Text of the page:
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Picture from WikiCommons user name SpeedyEJL

Picture from WikiCommons user name SpeedyEJL

In my earlier post about mattress toxins, I discussed the over use of toxic fire retardants on common every day furniture and on children’s clothing. Some critics say it is better to have these toxins than to have a child burn in a fire, which is why these chemicals started being used in the first place. Another thing to note is once this treated furniture DOES catch on fire it burns hot and fast, making a bad situation worse within seconds. Instead, I would like to propose some safer sleeping solutions for babies and children.  I believe by using basic fire safety, and by educating the whole family about what to do in case of fire, we can avoid the use of toxic, carcinogenic fire retardants and have a safe, healthy family.

Basic Household Fire Safety

  • Have a smoke detector on every floor of your home.
  • Check your smoke alarm batteries every six months to be sure they are working.
  • Never overload circuits or extension cords (Christmas lights anyone?).
  • Do not place cords under rugs, over nails, or in high traffic areas where they might get tripped over, vacuumed, eaten by dogs or toddlers, etc.
  • Immediately shut off and unplug anything that sparks, sputters, or makes a funny smell. Have them professionally repaired or replaced.
  • Unplug appliances when not in use.
  • Have a fire extinguisher in any room with an open flame including the kitchen and by the fire place. It wouldn’t be a bad idea to have one on every floor. Be sure everyone in the home knows how to use it safely.
  • Use safety plugs in all un-used outlets, especially when there are young children in the house.
  • Keep space heaters or other portable heating devices 3 feet away from everything.
  • Do not have a fire anywhere but in the fire place. Use a screen to protect the home from sparks.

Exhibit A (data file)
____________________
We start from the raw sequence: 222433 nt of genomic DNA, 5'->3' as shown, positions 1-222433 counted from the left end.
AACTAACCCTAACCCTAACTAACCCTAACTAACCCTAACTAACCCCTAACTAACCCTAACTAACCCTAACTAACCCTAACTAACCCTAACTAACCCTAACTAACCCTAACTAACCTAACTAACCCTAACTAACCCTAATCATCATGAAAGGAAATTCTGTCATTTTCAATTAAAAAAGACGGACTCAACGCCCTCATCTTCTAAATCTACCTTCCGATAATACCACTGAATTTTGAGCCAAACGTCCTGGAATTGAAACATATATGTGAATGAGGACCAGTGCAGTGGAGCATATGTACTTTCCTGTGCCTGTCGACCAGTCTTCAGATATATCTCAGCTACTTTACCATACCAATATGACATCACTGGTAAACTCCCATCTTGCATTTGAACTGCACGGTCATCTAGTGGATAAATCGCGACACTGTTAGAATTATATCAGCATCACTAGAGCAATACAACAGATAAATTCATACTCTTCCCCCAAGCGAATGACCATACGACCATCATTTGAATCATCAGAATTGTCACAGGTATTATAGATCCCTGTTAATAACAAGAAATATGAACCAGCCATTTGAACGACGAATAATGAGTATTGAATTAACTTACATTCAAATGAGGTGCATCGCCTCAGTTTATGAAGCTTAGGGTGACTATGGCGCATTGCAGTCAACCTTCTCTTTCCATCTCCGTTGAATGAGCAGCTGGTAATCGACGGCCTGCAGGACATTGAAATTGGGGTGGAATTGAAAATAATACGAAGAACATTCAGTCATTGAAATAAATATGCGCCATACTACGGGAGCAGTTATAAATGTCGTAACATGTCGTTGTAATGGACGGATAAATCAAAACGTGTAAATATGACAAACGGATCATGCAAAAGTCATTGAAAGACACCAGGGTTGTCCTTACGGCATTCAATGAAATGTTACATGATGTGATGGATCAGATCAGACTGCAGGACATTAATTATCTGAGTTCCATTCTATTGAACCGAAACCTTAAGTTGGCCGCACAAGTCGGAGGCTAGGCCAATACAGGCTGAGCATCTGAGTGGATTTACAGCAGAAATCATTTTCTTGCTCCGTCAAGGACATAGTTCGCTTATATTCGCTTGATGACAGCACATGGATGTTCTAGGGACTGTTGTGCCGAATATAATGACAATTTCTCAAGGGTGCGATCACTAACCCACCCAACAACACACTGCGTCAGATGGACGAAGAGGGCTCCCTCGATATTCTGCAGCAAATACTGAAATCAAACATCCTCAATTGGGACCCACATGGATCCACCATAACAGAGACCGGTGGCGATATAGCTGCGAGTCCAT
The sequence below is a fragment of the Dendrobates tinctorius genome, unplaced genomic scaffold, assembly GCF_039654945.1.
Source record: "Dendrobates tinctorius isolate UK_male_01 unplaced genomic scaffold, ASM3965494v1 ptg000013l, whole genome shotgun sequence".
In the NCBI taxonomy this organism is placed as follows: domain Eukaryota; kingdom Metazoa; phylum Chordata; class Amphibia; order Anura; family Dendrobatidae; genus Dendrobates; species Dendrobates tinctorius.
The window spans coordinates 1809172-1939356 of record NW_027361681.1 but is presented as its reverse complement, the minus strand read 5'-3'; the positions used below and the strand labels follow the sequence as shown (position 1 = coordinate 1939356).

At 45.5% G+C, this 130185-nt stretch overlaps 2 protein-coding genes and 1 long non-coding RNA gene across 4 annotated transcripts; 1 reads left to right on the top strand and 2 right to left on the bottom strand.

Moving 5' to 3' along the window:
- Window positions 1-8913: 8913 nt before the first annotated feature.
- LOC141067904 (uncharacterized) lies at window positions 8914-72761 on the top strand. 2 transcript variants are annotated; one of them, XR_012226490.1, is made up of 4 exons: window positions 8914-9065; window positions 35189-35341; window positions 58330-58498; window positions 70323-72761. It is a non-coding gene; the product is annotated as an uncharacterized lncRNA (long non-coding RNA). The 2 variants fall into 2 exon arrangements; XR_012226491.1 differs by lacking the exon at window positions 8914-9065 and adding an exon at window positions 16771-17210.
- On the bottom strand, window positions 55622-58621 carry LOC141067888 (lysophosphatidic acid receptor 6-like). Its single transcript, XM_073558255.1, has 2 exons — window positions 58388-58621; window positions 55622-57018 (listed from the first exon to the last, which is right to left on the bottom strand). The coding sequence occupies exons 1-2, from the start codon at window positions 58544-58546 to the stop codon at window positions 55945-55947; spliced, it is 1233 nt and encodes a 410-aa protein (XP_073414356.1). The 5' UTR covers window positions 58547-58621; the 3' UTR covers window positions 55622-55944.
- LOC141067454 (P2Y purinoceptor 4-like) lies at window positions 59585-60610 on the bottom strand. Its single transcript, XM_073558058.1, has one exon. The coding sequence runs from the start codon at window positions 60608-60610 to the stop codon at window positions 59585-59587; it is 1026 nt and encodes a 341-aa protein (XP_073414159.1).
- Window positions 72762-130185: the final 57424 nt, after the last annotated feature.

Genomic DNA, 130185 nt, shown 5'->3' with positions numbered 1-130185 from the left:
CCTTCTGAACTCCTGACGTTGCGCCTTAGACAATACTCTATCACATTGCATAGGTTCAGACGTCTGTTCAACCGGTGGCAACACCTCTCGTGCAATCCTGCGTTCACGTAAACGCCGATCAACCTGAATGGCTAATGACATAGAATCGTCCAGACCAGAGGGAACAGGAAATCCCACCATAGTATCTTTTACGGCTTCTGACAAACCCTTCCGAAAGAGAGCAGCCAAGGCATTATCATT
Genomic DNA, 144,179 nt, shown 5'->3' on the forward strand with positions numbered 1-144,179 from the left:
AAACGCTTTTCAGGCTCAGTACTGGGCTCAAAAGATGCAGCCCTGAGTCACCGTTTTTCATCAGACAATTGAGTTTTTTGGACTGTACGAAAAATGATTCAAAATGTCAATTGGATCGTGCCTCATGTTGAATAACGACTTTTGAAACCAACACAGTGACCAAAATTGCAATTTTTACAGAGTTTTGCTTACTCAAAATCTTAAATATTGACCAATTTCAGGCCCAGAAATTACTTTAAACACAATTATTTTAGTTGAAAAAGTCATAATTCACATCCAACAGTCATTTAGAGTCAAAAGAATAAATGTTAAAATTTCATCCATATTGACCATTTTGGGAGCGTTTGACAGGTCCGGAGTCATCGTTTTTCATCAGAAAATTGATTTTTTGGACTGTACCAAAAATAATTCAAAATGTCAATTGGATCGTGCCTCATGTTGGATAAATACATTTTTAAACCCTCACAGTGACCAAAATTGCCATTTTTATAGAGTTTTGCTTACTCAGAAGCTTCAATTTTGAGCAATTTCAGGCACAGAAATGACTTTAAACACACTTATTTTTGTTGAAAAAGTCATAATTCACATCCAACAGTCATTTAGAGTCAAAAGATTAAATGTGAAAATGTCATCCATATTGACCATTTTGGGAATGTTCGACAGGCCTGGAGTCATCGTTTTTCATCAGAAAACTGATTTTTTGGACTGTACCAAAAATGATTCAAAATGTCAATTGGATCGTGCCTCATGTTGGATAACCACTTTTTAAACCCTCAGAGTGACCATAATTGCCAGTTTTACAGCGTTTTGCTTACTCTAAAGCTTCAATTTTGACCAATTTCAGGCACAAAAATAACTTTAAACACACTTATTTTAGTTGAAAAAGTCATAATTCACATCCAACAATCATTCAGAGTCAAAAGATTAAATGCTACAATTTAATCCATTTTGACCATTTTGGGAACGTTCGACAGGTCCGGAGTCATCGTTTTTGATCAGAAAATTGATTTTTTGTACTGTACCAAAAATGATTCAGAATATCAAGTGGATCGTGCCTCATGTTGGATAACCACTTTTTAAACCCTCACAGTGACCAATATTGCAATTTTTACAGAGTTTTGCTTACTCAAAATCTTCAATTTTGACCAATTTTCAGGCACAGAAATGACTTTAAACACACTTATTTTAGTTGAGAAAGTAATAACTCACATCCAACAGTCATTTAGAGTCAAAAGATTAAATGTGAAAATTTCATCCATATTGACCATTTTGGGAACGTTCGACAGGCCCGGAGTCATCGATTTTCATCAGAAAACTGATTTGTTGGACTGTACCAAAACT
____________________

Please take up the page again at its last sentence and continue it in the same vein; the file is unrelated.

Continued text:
• Have your fire place cleaned annually. Build up in the fire place can cause an intense, easily spreading fire.
  • Plan an escape route from every room in your house, with every member of your household.
  • If you have multiple floors be sure every upstairs room is equipped with a portable fire escape ladder (affiliate link). If you have a baby, dog or toddler in the home having a Baby Rescue Emergency Rapid Evacuation Device (affiliate link) that you can safely put them into and lower down to others.
  • Teach everyone to stay low to the ground during a fire, and not to open doors when the door knob is hot.
  • Teach your children fire is a tool to be respected, not a toy. Do not let your kids play with matches, lighters, or any other fire. Teach them to be responsible around fire.
  • Teach children to STOP, DROP, and ROLL if their clothing catches on fire.
  • This is a great manual by FEMA about household fire safety. It is worth reading.

Sleep Safety for Babies

  • Babies from birth to age 1 should share a room with their parents. This can include the baby sleeping in a co-sleeper next to mom, in a crib in the same room, or bed sharing. Not only does this reduce the risk of SIDS, it also helps the parent stay in tune with the baby’s needs. It is wonderful to have baby in the same room within arm’s reach for breastfeeding mothers, making waking up at 3am to feed baby much less inconvenient. On a fire safety note, if you need to leave the home quickly baby will be right next to you and you can quickly grab then and go.
  • If you bed share with baby follow these simple safety tips from Dr. Sears.